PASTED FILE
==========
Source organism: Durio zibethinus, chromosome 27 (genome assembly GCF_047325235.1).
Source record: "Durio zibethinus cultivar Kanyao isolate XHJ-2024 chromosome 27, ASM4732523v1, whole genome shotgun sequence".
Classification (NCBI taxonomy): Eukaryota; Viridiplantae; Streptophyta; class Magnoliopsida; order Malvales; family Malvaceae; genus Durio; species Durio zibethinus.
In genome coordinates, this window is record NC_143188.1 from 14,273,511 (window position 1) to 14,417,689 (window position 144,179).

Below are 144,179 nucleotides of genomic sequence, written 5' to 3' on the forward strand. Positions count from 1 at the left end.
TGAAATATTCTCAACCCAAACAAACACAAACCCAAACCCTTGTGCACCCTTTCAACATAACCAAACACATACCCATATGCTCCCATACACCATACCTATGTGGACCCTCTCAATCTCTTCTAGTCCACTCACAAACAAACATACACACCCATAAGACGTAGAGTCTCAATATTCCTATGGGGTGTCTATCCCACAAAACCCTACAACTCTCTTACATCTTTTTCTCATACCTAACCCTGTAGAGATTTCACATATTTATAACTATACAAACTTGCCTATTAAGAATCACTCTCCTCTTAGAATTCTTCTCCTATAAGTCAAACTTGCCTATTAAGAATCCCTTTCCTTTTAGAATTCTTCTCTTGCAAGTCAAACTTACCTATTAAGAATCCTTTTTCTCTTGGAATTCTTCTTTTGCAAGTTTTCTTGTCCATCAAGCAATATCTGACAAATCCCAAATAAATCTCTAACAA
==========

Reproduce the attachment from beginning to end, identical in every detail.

Source organism: Durio zibethinus, chromosome 27 (genome assembly GCF_047325235.1).
Source record: "Durio zibethinus cultivar Kanyao isolate XHJ-2024 chromosome 27, ASM4732523v1, whole genome shotgun sequence".
Classification (NCBI taxonomy): Eukaryota; Viridiplantae; Streptophyta; class Magnoliopsida; order Malvales; family Malvaceae; genus Durio; species Durio zibethinus.
In genome coordinates, this window is record NC_143188.1 from 14,273,511 (window position 1) to 14,417,689 (window position 144,179).

Below are 144,179 nucleotides of genomic sequence, written 5' to 3' on the forward strand. Positions count from 1 at the left end.
TGAAATATTCTCAACCCAAACAAACACAAACCCAAACCCTTGTGCACCCTTTCAACATAACCAAACACATACCCATATGCTCCCATACACCATACCTATGTGGACCCTCTCAATCTCTTCTAGTCCACTCACAAACAAACATACACACCCATAAGACGTAGAGTCTCAATATTCCTATGGGGTGTCTATCCCACAAAACCCTACAACTCTCTTACATCTTTTTCTCATACCTAACCCTGTAGAGATTTCACATATTTATAACTATACAAACTTGCCTATTAAGAATCACTCTCCTCTTAGAATTCTTCTCCTATAAGTCAAACTTGCCTATTAAGAATCCCTTTCCTTTTAGAATTCTTCTCTTGCAAGTCAAACTTACCTATTAAGAATCCTTTTTCTCTTGGAATTCTTCTTTTGCAAGTTTTCTTGTCCATCAAGCAATATCTGACAAATCCCAAATAAATCTCTAACAA